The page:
From Point A to Point Z: A Global Look at the Transportation Industry

The fortunes of shipping, rail, and trucking companies could indicate where the global and domestic economies might be headed.

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5 min read
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Key Takeaways

  • The Baltic Dry Index offers a window into the world of shipping

  • The Dow Jones Transportation Average mixes up rail, trucking, and air services companies
  • Real estate can offer exposure to the “last mile” of the transportation industry

When you think about economic indicators, gross domestic product (GDP) or jobs reports might come to mind. But shipping and transportation indices are often regarded as a relatively reliable pointer for the future of the global economy.

It goes back to an old saying on Wall Street: Industrials make and transports take. If you want an idea of the health of the “making” economy, consider watching the “taking” part.

From Raw Materials to Finished Goods

Seasoned investors know that commodities can tell you a lot about the economy and serve as a barometer for domestic and international growth prospects. One way to get exposure to this economic bedrock is to invest in the commodities themselves, but there’s another avenue: buying and selling shares in the companies that transport raw materials and finished goods.

Shipping, rail, trucking, pipeline, and industrial logistics companies work together to form the circulatory system of the global economy. These firms get raw materials to manufacturers and products to retailers or our front porches.

“If you have a global slowdown in shipping, that’s normally a pretty good early indicator that things are slowing down,” said Sean O’Hara, president at Pacer ETFs, a division of Pacer Financial.

So what’s the best way to follow shipping and transport stocks? Well, there’s actually more than one. Let’s look at some possible approaches.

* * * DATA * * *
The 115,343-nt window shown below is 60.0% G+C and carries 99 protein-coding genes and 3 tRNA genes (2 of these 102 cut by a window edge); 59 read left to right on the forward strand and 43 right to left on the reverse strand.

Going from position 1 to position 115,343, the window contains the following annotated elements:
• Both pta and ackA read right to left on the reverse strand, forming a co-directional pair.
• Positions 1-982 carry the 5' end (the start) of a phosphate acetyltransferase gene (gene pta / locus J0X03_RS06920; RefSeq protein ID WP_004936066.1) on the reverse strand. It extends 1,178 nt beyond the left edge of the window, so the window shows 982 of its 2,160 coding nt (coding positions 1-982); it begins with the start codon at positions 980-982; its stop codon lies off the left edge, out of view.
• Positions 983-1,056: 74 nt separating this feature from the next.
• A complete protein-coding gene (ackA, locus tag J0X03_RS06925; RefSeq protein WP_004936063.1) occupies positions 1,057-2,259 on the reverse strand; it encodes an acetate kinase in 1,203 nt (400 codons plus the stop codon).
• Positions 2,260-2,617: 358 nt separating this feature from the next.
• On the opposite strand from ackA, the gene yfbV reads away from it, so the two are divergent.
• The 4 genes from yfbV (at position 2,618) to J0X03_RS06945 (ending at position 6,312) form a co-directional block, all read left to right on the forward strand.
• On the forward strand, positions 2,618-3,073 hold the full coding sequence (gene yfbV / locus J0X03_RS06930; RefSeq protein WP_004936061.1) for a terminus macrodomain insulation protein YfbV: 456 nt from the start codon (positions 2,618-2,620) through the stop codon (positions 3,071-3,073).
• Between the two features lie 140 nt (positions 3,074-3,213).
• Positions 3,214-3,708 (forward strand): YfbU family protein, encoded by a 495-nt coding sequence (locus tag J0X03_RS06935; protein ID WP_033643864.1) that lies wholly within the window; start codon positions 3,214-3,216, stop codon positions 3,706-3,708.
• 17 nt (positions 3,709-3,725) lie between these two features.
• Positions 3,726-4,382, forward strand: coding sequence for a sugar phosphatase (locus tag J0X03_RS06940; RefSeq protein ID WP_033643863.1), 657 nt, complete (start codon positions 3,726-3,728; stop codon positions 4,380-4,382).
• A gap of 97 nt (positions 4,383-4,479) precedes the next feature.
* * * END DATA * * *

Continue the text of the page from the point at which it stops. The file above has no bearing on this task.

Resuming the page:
Watching the Ships Come In

Investors might gauge the health of the shipping industry using the Baltic Dry Index, which measures changes in the costs of shipping dry bulk commodities such as iron ore and coal across the world’s waterways.

The index is well off this year’s peak above 2500 that was hit in September 2019. Part of that decline may have to do with expectations for slowing global economic growth amid the trade war between the United States and China.

For a measure of the industry that includes publicly traded shipping companies, investors can turn to the Dow Jones Global Shipping Index, which has been moving back and forth across the 400 mark. As of November 19, the index was slightly higher for the year (see figure 1).

Keep in mind that demand is only one factor driving these indices. Fluctuations may also be caused by supply issues, such as the number of ships in the global fleet.

Dow Jones Global Shipping and Transportation Index
FIGURE 1: BUMPY RIDE. The Dow Jones Global Shipping Index ($DJGSH, candlesticks) had been on a slow grind downward over the past couple years, although a recent rally looks to have extended above the upper line of a regression channel. Meanwhile, the Dow Jones Transportation Index ($DJT, purple line) has seen a number of ups and downs over the past two years. Data source: S&P Dow Jones Indices. Chart source: the thinkorswim® platform from TD Ameritrade. For illustrative purposes only. Past performance does not guarantee future results.

Planes, Trains, Barges, and Trucks

Of course, most people don’t live and work on the ocean. So producers have to get their raw materials to manufacturers on land, and factories have to get their goods to people’s households.

Aside from petroleum products that are moved by pipeline companies, this is where trucking, rail, river barge, and air freight companies come in. And in addition to natural resources, don’t forget human resources—airlines also haul people, and these companies’ fortunes move up and down with the economy and business travel.